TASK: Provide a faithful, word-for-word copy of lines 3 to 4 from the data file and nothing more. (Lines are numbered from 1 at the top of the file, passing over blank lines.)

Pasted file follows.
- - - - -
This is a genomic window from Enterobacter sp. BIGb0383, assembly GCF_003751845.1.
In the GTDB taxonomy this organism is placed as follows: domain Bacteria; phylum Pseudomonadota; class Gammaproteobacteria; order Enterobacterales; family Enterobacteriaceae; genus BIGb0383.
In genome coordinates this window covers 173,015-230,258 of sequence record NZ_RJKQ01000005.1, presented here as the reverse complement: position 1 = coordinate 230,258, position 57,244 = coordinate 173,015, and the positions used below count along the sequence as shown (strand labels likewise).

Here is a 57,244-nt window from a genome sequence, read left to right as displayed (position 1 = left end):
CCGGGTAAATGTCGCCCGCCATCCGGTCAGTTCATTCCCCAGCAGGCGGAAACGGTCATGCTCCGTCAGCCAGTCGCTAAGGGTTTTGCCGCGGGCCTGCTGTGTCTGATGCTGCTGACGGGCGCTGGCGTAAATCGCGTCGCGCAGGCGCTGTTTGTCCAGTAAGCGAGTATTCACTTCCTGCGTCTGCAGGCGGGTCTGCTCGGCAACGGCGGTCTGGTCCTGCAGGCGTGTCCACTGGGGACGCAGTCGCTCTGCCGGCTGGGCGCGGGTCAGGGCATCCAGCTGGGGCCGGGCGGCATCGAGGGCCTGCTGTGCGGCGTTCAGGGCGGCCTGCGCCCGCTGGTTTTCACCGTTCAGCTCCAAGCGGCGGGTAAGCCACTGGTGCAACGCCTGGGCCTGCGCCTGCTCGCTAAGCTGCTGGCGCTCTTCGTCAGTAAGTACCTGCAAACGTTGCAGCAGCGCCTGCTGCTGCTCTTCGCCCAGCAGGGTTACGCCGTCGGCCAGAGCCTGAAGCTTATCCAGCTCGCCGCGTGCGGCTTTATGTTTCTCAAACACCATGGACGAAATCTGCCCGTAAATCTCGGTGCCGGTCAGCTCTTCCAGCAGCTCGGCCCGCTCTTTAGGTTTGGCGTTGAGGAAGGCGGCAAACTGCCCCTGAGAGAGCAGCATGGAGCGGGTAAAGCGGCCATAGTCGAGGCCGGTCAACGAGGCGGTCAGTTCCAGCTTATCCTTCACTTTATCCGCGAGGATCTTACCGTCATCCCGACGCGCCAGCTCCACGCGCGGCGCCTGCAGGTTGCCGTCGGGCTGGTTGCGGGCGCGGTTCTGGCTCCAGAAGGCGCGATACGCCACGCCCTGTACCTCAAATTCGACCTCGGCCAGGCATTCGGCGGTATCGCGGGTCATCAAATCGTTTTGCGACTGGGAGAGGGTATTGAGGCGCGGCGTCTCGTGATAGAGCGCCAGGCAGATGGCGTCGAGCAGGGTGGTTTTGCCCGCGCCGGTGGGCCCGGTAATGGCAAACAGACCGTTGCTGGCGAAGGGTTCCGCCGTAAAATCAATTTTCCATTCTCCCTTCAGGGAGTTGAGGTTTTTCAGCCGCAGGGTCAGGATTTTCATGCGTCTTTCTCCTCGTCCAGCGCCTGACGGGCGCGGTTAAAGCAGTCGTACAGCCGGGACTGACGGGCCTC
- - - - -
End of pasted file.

In genome coordinates this window covers 173,015-230,258 of sequence record NZ_RJKQ01000005.1, presented here as the reverse complement: position 1 = coordinate 230,258, position 57,244 = coordinate 173,015, and the positions used below count along the sequence as shown (strand labels likewise).

Here is a 57,244-nt window from a genome sequence, read left to right as displayed (position 1 = left end):